which law(s) prohibit people from circumventing proprietary formats?

3 respostas [Última entrada]
Joined: 04/13/2013

The law(s) that disallow people from using free software to play CSS DVD, and MP3, MP4, etc.

Which countries does this kind of law apply to? And when did it come into effect?

Joined: 05/13/2010

The DMCA in the US in 1998 at least. Looks like its Wikipedia page says that it's based on some WIPO treaty, most countries are WIPO members and thus likely to have similar pieces of legislation...

Magic Banana

I am a member!

Joined: 07/24/2010

In the European Union, that directive, which notably prevents to circumvent DRMs, got called EUCD. It was then translated into the national legislations. In France, for instance, it was the DADVSI law. Notice that, depending on the country, the law may have been greatly weakened since then. It was the case in France where it (re)became legal to play DVDs with free software. Mainly thanks to the April association.

For Blue-ray discs, the DRM is much harder to break in its entirety (that of the DVD was a shame for its designer: broken in a few seconds) because there are several keys that are revocable. It is not (only) the law that prevents us from reading the (legally acquired!) disc with free software.

As onpon4 wrote, software patents are another beast. Extremely dangerous to *all* software developers (nothing specific to multimedia formats) in countries that are fool enough to accept software patents (the USA, Japan, Australia, etc.). Most of the world (the European Union, China, India, Brazil, etc.) still consider them illegal. Nevertheless, the European Union may suffer from them soon and the European Patent Office currently grants plenty of software patents waiting for the law to change. Please read that article for detailed information: http://unitary-patent.eu/content/only-gandalf-can-protect-europe-unitary-patent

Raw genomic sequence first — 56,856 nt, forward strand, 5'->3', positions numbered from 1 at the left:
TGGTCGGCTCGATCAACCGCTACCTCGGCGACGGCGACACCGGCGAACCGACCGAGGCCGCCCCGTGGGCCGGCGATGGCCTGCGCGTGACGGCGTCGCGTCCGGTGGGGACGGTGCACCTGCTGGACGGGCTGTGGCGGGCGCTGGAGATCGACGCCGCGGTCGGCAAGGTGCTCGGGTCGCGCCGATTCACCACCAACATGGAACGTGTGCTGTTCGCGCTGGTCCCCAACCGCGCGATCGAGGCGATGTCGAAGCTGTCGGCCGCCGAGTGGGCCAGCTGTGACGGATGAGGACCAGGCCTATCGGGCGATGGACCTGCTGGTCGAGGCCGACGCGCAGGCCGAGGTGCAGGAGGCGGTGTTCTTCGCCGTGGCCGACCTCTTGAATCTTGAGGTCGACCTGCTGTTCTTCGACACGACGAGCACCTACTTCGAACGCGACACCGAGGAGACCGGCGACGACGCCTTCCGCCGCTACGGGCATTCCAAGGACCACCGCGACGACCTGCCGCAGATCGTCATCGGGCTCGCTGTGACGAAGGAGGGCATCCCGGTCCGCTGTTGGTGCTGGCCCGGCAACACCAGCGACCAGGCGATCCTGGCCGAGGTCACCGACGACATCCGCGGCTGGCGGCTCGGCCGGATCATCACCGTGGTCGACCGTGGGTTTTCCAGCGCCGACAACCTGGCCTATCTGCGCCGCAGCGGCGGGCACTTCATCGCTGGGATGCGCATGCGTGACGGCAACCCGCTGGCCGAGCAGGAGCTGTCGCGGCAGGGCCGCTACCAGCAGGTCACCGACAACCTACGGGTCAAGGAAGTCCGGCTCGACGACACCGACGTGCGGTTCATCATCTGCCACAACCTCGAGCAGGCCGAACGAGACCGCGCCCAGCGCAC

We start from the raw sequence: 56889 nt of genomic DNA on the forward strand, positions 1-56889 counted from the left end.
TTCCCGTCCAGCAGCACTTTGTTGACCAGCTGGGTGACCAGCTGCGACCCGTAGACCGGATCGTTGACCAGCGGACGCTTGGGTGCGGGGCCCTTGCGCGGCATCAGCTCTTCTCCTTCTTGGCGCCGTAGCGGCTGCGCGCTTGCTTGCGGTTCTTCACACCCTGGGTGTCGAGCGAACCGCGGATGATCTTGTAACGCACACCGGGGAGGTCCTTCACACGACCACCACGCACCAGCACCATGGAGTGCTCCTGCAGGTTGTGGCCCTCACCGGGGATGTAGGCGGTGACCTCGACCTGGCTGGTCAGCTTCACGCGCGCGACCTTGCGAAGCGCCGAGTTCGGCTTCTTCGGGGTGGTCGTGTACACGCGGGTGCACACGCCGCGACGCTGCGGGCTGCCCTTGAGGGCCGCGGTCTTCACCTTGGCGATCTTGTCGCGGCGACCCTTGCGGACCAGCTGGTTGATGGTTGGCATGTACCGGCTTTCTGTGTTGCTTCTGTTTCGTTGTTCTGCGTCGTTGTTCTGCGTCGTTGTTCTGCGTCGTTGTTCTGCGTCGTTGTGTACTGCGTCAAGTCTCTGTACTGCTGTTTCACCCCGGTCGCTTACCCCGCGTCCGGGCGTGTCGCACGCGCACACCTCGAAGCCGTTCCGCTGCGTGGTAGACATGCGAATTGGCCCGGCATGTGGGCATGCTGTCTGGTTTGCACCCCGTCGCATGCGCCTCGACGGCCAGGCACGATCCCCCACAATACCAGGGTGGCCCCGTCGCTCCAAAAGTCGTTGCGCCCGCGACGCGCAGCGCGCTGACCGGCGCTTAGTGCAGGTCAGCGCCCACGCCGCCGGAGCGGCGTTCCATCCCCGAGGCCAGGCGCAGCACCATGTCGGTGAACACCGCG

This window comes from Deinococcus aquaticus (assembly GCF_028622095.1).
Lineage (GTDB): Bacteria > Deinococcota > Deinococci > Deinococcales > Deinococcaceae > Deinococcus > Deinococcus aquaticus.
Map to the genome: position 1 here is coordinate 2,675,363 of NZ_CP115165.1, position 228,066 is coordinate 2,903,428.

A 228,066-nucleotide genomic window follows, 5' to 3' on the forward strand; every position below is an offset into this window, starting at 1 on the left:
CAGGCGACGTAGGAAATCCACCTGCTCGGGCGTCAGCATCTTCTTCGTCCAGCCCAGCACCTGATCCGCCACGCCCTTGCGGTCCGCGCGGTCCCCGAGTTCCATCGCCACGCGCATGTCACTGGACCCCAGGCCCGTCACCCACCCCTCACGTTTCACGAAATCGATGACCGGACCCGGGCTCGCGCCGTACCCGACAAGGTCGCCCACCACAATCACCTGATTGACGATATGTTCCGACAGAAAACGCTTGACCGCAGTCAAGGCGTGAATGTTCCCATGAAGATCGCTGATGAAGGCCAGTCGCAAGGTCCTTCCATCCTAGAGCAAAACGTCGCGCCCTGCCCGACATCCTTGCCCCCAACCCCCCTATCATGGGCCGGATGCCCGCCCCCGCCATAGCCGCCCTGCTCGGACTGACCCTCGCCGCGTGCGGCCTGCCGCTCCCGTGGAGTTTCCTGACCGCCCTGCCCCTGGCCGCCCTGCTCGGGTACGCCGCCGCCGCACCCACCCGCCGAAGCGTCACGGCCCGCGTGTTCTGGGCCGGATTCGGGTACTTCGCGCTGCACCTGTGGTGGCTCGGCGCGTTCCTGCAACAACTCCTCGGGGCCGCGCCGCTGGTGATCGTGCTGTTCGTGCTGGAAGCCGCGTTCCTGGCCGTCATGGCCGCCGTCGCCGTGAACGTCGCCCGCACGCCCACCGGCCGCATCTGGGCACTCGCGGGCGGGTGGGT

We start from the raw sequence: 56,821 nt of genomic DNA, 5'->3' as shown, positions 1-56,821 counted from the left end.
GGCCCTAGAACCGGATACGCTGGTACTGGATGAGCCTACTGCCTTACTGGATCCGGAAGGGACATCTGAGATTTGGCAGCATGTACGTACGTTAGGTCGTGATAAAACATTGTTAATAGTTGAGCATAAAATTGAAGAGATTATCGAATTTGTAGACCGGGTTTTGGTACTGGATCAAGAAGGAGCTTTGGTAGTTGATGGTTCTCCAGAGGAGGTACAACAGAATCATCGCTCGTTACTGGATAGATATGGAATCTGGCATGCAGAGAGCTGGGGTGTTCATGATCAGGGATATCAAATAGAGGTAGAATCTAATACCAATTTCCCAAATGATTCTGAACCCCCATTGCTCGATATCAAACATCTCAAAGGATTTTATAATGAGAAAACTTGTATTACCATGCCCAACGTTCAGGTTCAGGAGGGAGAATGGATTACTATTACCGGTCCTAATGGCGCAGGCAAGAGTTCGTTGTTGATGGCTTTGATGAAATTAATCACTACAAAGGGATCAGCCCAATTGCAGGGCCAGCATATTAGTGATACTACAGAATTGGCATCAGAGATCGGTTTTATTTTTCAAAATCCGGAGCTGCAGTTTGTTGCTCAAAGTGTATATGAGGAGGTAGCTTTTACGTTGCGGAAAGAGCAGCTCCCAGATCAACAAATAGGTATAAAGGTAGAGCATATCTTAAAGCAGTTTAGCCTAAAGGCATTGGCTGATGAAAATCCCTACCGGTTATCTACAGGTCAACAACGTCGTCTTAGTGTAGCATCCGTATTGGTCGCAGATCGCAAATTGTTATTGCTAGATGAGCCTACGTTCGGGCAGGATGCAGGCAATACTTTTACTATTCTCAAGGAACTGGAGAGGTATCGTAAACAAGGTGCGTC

For more general information about software patents, that (now classical) 29-minute documentary is a must-see: http://patentabsurdity.com

You can listen as well that excellent two-part investigation by the the US public radio show "American Life":

  1. http://dcc.ufmg.br/~lcerf/WPA.mp3
  2. http://dcc.ufmg.br/~lcerf/WPA2.mp3

Just anticipating a valid critic: MP3 (whose patents are actively enforced by MPEG LA) was the only original format for the podcast. As you know it is a lossy format. Turning it into Vorbis would degrade even more the quality. Anyway, I can do that conversion for you if you wish.

Joined: 05/30/2012

It's only things like DVDs that are forbidden this way. Patented formats like MP3 and MP4 are patented; developing or using software that implements the idea violates the patent and can get you sued. Both patents and laws against circumvention of digital restriction mechanisms effectively censor free software, but they're otherwise different.